When The Engineer asked for volunteers some three months ago, I never showed interest.
Yet, whenever the call was repeated at church, my thoughts circled closer and closer to the idea of participating. So, when 78 church members assembled on that early Sunday morning, my father and I were racing to be one of them.
By 6AM, we left the grounds and headed north via Novaliches, Quezon City. I thought it was just the usual route anyone takes to get to the destination but it turns out that it isn’t. Sir Orson took us through the La Mesa Watershed Reservation. It was my first time there and, despite having a hot day, it felt cool there because of all the trees. I noticed that there were a lot of joggers and groups of kids with basketballs. But we weren’t stopping at the park.
We entered another gate and found ourselves at the La Mesa Dam and Reservoir. The Watershed and the Dam are adjacent to but are different from each other. The former, also known as La Mesa Watershed Ecopark, is a 33-hectare rainforest protected by Proclamation No. 1336, which was created in 2007 during former President Gloria Macapagal-Arroyo’s administration. The park is where visitors could picnic, swim, play basketball, and ride bikes. The latter is an earth dam built in 1929. It holds up to 50.5 cubic meters of water, covers 27 square kilometers, and gets an annual average rainfall of 2,000 millimeters. This is where the water is treated by the Metropolitan Waterworks and Sewerage System before it goes to the houses in the metro.
Usually, visitors aren’t allowed beyond the park. But, because Sir Orson was an MWSS employee and the whole group was heading for a different dam, we were permitted inside the building and have a look at the treatment area.
Once sightseeing was over, we left the La Mesa Dam. We traveled about 24.97 km. (15.52 mi.) north for what seemed like 2 ½ hours. Afterwards, we finally arrived at our actual destination.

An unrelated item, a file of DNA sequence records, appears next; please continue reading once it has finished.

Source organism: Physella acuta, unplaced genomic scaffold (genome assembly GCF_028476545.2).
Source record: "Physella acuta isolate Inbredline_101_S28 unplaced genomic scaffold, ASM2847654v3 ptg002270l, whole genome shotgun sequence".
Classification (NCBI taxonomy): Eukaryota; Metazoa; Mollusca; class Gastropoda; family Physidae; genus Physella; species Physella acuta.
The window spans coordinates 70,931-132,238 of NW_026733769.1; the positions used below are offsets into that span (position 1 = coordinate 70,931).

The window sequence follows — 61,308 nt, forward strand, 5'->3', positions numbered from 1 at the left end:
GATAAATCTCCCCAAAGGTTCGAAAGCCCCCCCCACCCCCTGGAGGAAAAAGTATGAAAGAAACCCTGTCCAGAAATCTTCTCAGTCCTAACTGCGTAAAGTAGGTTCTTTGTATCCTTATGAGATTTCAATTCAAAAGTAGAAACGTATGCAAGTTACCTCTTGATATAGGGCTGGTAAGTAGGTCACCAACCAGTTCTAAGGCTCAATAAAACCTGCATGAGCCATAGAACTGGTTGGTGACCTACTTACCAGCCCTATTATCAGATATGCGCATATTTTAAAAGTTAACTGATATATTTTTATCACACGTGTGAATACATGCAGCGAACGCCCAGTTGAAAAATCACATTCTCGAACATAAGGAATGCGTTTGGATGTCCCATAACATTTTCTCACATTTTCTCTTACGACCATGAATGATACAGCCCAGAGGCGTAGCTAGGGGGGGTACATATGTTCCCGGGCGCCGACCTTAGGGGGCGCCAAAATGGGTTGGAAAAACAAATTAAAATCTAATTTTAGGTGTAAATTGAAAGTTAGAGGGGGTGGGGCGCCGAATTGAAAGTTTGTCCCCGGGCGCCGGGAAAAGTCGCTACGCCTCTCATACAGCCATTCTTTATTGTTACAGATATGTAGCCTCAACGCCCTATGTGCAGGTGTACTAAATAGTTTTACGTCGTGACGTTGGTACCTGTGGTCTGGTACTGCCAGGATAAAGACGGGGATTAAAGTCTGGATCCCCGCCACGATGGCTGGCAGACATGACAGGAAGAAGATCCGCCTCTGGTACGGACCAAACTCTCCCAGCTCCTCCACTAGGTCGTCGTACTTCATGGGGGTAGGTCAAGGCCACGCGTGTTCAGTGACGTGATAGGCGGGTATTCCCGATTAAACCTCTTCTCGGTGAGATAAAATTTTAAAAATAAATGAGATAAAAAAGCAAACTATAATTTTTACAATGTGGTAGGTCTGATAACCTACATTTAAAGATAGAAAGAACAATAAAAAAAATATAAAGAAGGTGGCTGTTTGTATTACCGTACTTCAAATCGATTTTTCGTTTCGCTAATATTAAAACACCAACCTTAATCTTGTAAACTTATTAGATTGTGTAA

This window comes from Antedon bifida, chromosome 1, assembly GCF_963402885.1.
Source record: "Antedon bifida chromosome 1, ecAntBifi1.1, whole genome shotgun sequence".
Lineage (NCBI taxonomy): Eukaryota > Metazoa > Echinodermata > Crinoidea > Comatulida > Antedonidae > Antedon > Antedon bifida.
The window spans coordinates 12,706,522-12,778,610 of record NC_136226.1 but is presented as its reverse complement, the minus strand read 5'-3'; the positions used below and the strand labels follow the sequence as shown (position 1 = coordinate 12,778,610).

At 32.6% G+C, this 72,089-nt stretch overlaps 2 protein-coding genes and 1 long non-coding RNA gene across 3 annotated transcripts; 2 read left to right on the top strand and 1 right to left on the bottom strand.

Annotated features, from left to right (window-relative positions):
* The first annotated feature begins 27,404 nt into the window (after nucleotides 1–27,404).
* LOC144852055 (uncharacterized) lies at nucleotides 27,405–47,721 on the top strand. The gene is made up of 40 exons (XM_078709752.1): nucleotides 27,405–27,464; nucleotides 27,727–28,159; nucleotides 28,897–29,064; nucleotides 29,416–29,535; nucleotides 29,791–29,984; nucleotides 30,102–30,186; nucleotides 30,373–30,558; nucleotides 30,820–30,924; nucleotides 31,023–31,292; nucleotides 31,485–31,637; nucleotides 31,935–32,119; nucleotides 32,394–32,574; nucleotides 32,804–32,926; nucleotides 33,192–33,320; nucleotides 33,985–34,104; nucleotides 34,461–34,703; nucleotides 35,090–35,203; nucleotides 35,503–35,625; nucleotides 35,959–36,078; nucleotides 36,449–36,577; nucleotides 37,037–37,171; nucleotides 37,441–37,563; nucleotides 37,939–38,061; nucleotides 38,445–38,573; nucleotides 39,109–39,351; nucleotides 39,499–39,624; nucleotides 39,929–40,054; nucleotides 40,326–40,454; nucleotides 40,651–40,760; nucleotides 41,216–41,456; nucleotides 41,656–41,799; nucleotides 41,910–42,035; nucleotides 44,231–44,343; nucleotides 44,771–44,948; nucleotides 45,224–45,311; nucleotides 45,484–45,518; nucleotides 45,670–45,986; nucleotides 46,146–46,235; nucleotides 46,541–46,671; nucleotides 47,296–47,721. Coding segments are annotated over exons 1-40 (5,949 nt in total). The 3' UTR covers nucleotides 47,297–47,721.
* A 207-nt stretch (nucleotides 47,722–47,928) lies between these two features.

Ipo Dam was completed in January 1984. It can contain up to 7.5 million cubic meters of water and the whole area spans about 6,600 hectares. Ipo is an intermediary dam; water from the Angat Dam, which is found further up 7.5 km north, goes down to Ipo Dam, which then flows to the La Mesa Dam.
The area that cradles Ipo Dam is mostly mountainous. Countless towering trees serve as silent sentinels of the placid water. Unfortunately, their numbers decreased due to erosion caused climate change. That is why the MWSS has created a reforestation program called “Plant for Life”, which aims to have 50,000 saplings cover the denuded areas in the watershed in 2016.
After registration, briefing, and receiving water-filled bottles, the 78 volunteers from my church went down to the docks. As much as The Engineer would have wanted more, only those older than 16 years old could join. Our group was segregated into two teams: the red team would go to flat areas while the yellow team was sent to the steep areas. Senior citizens of the yellow team, like my father, were asked if they were sure of their choices.
Our boatmen were the local Dumagats; they took us to our assigned areas, which they guarded. They were also the people who dug the holes and placed the narra and cupang seedlings near the holes. Usually, the passengers pay for the ride to and from the assignments but our church paid for all the boats the whole group used.
With over an hour of planting, we went back to where our fleet was parked, took out lunches, and spread out to eat. I discovered that they hardly have any need for a refrigerator because the water that came from the mountain was surprisingly and refreshingly cool.
Also, another discovery I made: Ipo Dam is a historical site. The nightmares of WWII started to retreat. The country was being liberated from Japanese occupation. Under the orders of Major General Osamu Kawashima who was part of the forces of Lieutenant General Shizuo Yokoyama, Japanese soldiers dug spots along the dam and defended their position from there. Filipino soldiers and American allies, which included guerilla groups and infantry regiments, stood on the offensive; they feared that, if the Japanese became desperate, the enemies would resort to poisoning the water supply, thus killing numerous people. The 43rd Infantry Division of the US Army advanced on Ipo Dam on May 10, 1945 and bombarded the area with fire from their artilleries. Two days after, the allies secured one of the hills in the area. In May 17, a final assault happened and the Marking Guerillas, who waved an American flag at the top of the southern power plant, marked the successful capture of an intact Ipo Dam. The Japanese resistance ended two days later.
The Ipo Dam has seen much action. Even decades after the battle at its heart, it still needs warriors who would fight and defend its land and waters. Depending solely on machines to clean the water will ask for pressure and time. But, with more trees along the dam, treating the water supply will be significantly reduced and further soil erosion could be prevented.